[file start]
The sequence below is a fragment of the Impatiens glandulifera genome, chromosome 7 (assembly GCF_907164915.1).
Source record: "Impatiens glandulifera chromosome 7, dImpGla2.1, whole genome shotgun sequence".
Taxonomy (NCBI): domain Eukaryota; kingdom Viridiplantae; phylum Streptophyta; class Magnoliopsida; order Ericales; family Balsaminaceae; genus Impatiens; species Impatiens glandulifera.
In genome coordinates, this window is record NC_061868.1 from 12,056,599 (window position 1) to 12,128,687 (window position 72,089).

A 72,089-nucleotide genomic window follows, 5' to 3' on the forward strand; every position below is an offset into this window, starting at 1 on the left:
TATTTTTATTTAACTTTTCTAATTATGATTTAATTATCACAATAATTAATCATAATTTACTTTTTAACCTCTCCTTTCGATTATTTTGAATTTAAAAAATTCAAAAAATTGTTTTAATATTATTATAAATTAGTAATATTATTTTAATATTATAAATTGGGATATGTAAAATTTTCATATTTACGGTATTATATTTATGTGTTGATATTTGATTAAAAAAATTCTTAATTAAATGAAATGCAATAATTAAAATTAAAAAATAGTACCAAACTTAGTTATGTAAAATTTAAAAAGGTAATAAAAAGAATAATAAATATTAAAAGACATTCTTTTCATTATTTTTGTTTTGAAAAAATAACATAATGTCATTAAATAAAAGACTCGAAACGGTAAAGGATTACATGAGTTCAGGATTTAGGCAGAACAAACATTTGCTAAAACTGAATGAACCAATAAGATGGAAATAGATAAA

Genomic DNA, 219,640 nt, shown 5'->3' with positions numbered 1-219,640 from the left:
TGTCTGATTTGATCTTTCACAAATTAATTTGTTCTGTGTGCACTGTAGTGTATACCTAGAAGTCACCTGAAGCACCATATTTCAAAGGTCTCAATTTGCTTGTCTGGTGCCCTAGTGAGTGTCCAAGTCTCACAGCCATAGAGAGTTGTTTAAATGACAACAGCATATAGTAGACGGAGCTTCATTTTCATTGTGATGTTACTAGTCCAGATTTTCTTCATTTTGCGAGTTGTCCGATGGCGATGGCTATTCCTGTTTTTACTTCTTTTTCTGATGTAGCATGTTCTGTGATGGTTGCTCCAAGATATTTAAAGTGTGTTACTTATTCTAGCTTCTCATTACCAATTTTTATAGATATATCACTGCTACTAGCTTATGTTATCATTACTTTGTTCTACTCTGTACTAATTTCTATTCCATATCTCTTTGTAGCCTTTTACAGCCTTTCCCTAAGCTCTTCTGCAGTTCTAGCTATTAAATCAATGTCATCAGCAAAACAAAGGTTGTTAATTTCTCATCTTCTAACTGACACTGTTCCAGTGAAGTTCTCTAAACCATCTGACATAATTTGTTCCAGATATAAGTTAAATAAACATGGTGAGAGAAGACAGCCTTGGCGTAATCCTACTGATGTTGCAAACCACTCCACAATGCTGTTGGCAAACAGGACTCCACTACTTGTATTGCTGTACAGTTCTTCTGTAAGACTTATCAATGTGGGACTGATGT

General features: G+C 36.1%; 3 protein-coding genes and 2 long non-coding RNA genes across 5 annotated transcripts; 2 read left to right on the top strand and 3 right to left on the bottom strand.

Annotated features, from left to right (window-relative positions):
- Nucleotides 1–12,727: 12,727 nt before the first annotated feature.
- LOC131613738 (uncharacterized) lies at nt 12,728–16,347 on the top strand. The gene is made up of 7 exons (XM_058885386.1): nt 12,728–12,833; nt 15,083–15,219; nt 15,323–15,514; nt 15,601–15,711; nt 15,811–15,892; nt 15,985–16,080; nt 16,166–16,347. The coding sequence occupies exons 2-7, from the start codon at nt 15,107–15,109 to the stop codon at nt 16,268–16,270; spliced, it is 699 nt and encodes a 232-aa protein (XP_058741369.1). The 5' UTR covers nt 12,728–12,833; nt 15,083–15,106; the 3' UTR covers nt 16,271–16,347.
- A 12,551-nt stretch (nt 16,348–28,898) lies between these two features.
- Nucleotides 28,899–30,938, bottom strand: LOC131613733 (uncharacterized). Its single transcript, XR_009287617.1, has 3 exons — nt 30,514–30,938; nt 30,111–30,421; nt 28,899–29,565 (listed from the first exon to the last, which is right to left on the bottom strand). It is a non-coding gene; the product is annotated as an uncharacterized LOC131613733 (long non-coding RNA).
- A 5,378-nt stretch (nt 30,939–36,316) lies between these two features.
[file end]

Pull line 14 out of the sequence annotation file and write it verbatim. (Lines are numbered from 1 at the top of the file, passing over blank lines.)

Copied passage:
- Nucleotides 28,899–30,938, bottom strand: LOC131613733 (uncharacterized). Its single transcript, XR_009287617.1, has 3 exons — nt 30,514–30,938; nt 30,111–30,421; nt 28,899–29,565 (listed from the first exon to the last, which is right to left on the bottom strand). It is a non-coding gene; the product is annotated as an uncharacterized LOC131613733 (long non-coding RNA).